Just as we do not like to be disturbed in our comfort zone, whether it is day or night, it is the same in the marine world. Fish do react to people visiting their territory. Some withdraw further inside their niches on sensing the approach of a strange form. This is a reaction to the possibility of a predator on the prowl. Other fish become aggressive as a means to defend themselves and their territory. I discovered this during a night dive.
Alvin Douglas and I did this dive to close off my diving itinerary for 2012. As my dive master and buddy, Douglas helped me don my gear just beyond the breakers of Store Bay, Tobago. This is never an easy task as the huge waves tend to keep you off balance when you try to stand and put your flippers on in the darkness. You only see the white crest of the waves when they are already upon you.
The lights around the bay wavered and disappeared with the rippled surface as we sank into the deep. Darkness immediately enveloped us as the two beams of our lighting equipment became our only points of focus. There were tiny particles within the actual length of the beams as well as the occasionally appearance of jelly fish that chanced upon the light. One jelly fish seemed to do a graceful dance for us.
Our beams passed over the transition from the wave-marked, sandy sea floor to the coral-carpeted rocks of the reef.
Sea fans and sea plumes waved dramatically in the currents. Some tube sponges were really colourful with orange and yellow tinges.
Hovering over the reef, we saw that the reef was actually full of life. This turned out to be the Sunday school of the marine world, the fun-filled night life of the deep.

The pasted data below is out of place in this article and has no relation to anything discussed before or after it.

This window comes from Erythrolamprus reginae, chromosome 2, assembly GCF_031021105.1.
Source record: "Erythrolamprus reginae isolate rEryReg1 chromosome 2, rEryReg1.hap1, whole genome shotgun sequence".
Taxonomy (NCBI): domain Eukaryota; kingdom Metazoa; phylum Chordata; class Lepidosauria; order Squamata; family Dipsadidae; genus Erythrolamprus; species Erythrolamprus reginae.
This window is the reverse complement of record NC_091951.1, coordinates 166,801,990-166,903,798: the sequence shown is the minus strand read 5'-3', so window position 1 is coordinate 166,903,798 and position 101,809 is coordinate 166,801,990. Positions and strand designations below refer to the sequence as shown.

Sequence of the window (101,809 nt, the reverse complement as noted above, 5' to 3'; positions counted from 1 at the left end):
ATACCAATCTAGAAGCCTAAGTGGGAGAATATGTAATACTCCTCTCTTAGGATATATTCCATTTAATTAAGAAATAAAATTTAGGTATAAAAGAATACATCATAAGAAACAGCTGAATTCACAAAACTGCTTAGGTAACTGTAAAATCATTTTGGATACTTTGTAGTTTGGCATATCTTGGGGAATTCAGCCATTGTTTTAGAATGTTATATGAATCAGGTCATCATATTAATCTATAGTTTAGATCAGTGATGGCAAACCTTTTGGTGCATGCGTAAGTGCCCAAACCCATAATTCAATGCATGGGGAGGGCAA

Those diurnal species that choose to retire early had indeed done so. I discovered that the barrel coral is an excellent place for a bedroom.
Fish actually sleep within the protective interior. During the day time, these same confines of this species of coral serve as important hiding places for small fish from large predators.
The beams of our lights highlighted colourful tube worms with spiralling crowns shaped like Christmas trees. These are known as Christmas tree worms. They withdrew their crowns into their tubes when we drew too close.
A lobster sat scratching his back against the coral. He apparently chose to ignore our presence as he continued the action. After a full two minutes, he leisurely made his way across a star coral and retreated into the privacy of an overhang.
At 30 feet deep, a large file fish came by to investigate us. The fish swam round and round. My camera followed him round and round. After some time the fish decided that enough was enough, it came directly towards the camera and lunged.
Another swimming round and I guess the fish really got tired of this game. It used the darkness outside our beams and sneaked in to charge a second time. It was more or less a harmless attack, but this behaviour signalled to us that it was time to leave this fish to pleasures that did not involve us.
There were myriads of other fish small and large, colourful and luminous that made our time spent on the reef worth every minute. There were just as many species of fish out in the night as there would have been during the daytime. Small fish nibbled on algae, larger fish prowled the reef searching for bigger chunks of food and some just slept the night away.
This night dive turned out to be another thrilling experience in our scuba life.